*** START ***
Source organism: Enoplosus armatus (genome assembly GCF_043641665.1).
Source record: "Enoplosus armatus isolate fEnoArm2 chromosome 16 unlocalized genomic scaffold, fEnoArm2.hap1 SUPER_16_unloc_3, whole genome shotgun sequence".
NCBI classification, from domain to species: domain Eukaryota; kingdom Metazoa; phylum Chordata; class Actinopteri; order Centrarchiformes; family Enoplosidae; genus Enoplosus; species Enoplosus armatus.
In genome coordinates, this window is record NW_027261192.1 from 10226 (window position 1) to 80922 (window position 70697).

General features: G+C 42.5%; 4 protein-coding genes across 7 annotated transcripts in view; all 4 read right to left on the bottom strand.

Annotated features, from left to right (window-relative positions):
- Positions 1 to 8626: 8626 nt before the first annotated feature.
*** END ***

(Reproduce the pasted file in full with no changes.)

Source organism: Enoplosus armatus (genome assembly GCF_043641665.1).
Source record: "Enoplosus armatus isolate fEnoArm2 chromosome 16 unlocalized genomic scaffold, fEnoArm2.hap1 SUPER_16_unloc_3, whole genome shotgun sequence".
NCBI classification, from domain to species: domain Eukaryota; kingdom Metazoa; phylum Chordata; class Actinopteri; order Centrarchiformes; family Enoplosidae; genus Enoplosus; species Enoplosus armatus.
In genome coordinates, this window is record NW_027261192.1 from 10226 (window position 1) to 80922 (window position 70697).

General features: G+C 42.5%; 4 protein-coding genes across 7 annotated transcripts in view; all 4 read right to left on the bottom strand.

Annotated features, from left to right (window-relative positions):
- Positions 1 to 8626: 8626 nt before the first annotated feature.